by GRAIN | 25 Jun 1998

June 1998



May and June were busy months for lobbyists and government delegations involved in the debates on accessing and controlling genetic resources. While the outcomes of the various international negotiations seem to have further shut down the options for positively influencing policy developments against the patenting of life and in favour of equitable rights regimes for genetic resources, the volume of opposition is getting louder. People all over the world are making it known that they will not stand by meekly and watch corporate greed privatise the resources that underpin their livelihoods. Important input for this article came from the Gaia Foundation, a London-based NGO.


Recent events suggest that the rift between governments and people is widening in the arena of genetic resources. Despite some positive rhetoric, international negotiations at the recent meeting on the Convention on Biological Diversity (CBD) did little to advance the agenda on the rights of countries and local communities to their genetic resources. Delegations also appeared to be sidling slowly towards the World Trade Organisation (WTO) position favouring the commercialisation of genetic resources. At the WTO meeting shortly afterwards, undaunted by daily rallies and street demonstrations, the WTO position was made much more blunt. Northern governments continued to bully their Southern counterparts into submission over the patenting of lifeforms. And at the subsequent Food and Agriculture (FAO) meeting of the Commission on Genetic Resources for Food and Agriculture, industrialised countries made it plain that they have no intention of recognising the livelihood rights of the thousands of millions of people who are the true custodians of the world’s biodiversity.

Meanwhile, Europe was the scene of two votes which demonstrated the power of the biotech industry in manipulating legislation and suffocating the voice of the people. Recent opinion polls have clearly demonstrated that the public is largely opposed to genetically engineered food and is sceptical about patents on life. Yet On May 12 the European Parliament approved a directive which allows intellectual property rights over living organisms. In addition, on June 7 an initiative which would have banned patents on life in Switzerland was shot down after a massive public relations campaign by the biotech industry which preyed on basic human insecurities related to health, food and job security.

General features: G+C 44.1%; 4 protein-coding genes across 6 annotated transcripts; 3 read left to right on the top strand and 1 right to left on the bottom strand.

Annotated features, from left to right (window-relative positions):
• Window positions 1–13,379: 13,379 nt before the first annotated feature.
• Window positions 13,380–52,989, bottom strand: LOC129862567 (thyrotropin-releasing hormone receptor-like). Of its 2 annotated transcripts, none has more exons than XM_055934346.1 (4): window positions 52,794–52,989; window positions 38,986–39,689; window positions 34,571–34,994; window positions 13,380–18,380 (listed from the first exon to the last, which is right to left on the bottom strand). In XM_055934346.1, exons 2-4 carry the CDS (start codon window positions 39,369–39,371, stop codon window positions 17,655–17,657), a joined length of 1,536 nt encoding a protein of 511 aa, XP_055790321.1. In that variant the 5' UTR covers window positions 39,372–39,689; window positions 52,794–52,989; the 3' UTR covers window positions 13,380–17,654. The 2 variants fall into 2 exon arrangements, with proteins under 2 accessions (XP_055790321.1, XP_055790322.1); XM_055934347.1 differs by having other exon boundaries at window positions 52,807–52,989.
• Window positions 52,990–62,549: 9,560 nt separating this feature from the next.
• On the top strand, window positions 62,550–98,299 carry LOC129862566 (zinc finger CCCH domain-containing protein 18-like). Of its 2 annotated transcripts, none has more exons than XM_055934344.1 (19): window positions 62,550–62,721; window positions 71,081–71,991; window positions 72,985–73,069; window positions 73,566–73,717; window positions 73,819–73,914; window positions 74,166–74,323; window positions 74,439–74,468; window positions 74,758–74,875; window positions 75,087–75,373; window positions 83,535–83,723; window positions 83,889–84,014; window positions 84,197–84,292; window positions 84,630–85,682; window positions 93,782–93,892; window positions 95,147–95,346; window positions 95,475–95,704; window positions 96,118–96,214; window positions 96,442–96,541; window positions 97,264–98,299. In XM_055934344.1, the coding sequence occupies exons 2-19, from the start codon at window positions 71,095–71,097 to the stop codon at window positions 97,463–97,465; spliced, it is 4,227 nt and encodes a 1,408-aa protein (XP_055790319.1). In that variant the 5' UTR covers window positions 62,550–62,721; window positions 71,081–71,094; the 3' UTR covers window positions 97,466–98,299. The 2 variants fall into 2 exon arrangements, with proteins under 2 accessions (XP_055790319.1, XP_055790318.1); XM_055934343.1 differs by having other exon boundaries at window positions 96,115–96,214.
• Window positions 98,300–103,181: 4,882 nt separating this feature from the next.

These events give rise to three observations. The first is that, having betted heavily on gene technology for the next round of capitalist growth, the world’s actors in the pharmaceutical, agricultural and chemical industries will go all the way to defend their investments and their intellectual property rights (IPRs). Second, that the richest industrialised country governments are largely the handmaidens of the transnational corporations they house. And third, most importantly, that people everywhere are rising up and voicing their concerns about the unregulated and forced introduction of transgenic organisms into our food supply andenvironment.


* May 4-15: Fourth Conference of the Parties (COP4) of the Convention on Biological Diversity (CBD), held in Bratislava, Republic of Slovakia.

* May 18-20: Second Ministerial Conference (MC) of the World Trade Organisation (WTO), Geneva, Switzerland.

* May 12: European Parliament (EP) vote on the Life Patents Directive, Strasbourg, France.

* June 7: The Swiss people vote on a popular initiative To Protect Life and the Environment against Genetic Manipulation.

* June 8-12: Fifth Extraordinary Session of the Food and Agriculture Organisation of the United Nations (FAO) Commission on Genetic Resources for Food and Agriculture, Rome, Italy, to discuss the revision of the International Undertaking.


CBD: biodiversity or biotrade?

During the Fourth Conference of the Parties (COP4) of the CBD, most of the issues brought forward by many Southern governments, indigenous peoples, local communities and NGOs found their way into watered-down text in ambiguous resolutions. Many delegates would like to keep CBD development mostly in the realm of purely environmental concerns, but this clashes with the stark reality that biodiversity management is inherently political. Most biological or genetic resources of major human importance are the result of intelligent management by local communities. Measures to conserve, use and share the benefits derived from those resources must consider matters of control and equity.

One of the main concerns people have is that the CBD may end up losing the capacity to implement its conservation and sustainable use objectives due to the great pressure the liberalisation of global markets has on the commercialisation of biological resources. Many delegates agreed that IPRs and the TRIPS regime are detrimental to achieving the objectives of the Convention, and there was a call for the CBD to exert supremacy over WTO in matters pertaining to biodiversity. But the final resolution translated this into a weak request to ensure consistency in implementing the CBD and WTO/TRIPS agreements and for WTO to act as the watchdog over possible conflicts. That is akin to asking a wolf to take care of the lambs, and does not send a strong message to the TRIPS Council for the upcoming review of Article 27.3b on patenting plants.

On a more positive note, the discussion on the implementation of a work programme on agricultural biodiversity highlighted the increased collaboration with FAO. The COP urged that the revision of the International Undertaking on genetic resources for food and agriculture be finalised by the end of 1999, and that the revised IU be presented for consideration as a protocol under the CBD. The importance of traditional knowledge was highlighted, as well as the need to identify the threats to agricultural biodiversity from biopiracy. Despite pressures to the contrary, the final decision urges a precautionary approach to the development of the recently patented ‘terminator’ gene technology (US patent 5723765) that prevents farmer-saved seed from germinating.